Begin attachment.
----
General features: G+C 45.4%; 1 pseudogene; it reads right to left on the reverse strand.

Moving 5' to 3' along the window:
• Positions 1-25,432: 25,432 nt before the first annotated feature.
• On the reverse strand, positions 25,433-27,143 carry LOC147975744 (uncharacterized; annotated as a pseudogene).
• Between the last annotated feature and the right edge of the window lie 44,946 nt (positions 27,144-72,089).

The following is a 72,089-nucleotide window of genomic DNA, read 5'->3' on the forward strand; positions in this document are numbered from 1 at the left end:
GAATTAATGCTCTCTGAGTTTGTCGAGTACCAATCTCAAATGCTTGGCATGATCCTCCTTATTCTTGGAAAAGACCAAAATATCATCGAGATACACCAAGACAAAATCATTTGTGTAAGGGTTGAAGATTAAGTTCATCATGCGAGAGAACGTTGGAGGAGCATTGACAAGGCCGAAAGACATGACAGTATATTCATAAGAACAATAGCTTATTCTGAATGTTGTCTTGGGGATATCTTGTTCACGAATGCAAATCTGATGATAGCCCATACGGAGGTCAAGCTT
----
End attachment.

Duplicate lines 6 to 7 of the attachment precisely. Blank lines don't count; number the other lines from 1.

The following is a 72,089-nucleotide window of genomic DNA, read 5'->3' on the forward strand; positions in this document are numbered from 1 at the left end:
GAATTAATGCTCTCTGAGTTTGTCGAGTACCAATCTCAAATGCTTGGCATGATCCTCCTTATTCTTGGAAAAGACCAAAATATCATCGAGATACACCAAGACAAAATCATTTGTGTAAGGGTTGAAGATTAAGTTCATCATGCGAGAGAACGTTGGAGGAGCATTGACAAGGCCGAAAGACATGACAGTATATTCATAAGAACAATAGCTTATTCTGAATGTTGTCTTGGGGATATCTTGTTCACGAATGCAAATCTGATGATAGCCCATACGGAGGTCAAGCTT